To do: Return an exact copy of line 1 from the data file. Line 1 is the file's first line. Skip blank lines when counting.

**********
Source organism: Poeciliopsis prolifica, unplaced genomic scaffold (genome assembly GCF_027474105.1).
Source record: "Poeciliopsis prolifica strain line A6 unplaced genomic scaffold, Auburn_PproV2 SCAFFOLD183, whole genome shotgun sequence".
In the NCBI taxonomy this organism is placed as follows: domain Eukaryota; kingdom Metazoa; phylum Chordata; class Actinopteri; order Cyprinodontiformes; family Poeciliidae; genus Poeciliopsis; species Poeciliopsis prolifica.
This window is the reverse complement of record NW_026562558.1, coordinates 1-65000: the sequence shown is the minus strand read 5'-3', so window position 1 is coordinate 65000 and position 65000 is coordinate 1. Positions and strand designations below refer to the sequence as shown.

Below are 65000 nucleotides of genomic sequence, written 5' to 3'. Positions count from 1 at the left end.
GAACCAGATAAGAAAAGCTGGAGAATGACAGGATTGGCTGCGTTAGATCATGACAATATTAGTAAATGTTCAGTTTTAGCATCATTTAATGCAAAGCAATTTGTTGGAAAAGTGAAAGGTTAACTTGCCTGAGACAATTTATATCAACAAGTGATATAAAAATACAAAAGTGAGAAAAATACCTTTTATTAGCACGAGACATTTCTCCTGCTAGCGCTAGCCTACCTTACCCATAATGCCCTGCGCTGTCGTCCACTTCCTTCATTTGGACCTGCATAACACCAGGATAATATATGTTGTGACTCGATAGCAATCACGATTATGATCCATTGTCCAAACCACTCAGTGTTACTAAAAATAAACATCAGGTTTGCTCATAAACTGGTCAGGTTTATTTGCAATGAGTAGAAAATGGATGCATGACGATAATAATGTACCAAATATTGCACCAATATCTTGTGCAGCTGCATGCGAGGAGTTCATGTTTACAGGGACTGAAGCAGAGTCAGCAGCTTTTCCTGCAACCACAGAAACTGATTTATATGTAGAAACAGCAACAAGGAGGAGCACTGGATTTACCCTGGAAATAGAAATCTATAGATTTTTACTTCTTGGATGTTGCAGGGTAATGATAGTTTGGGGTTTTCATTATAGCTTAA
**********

Source organism: Poeciliopsis prolifica, unplaced genomic scaffold (genome assembly GCF_027474105.1).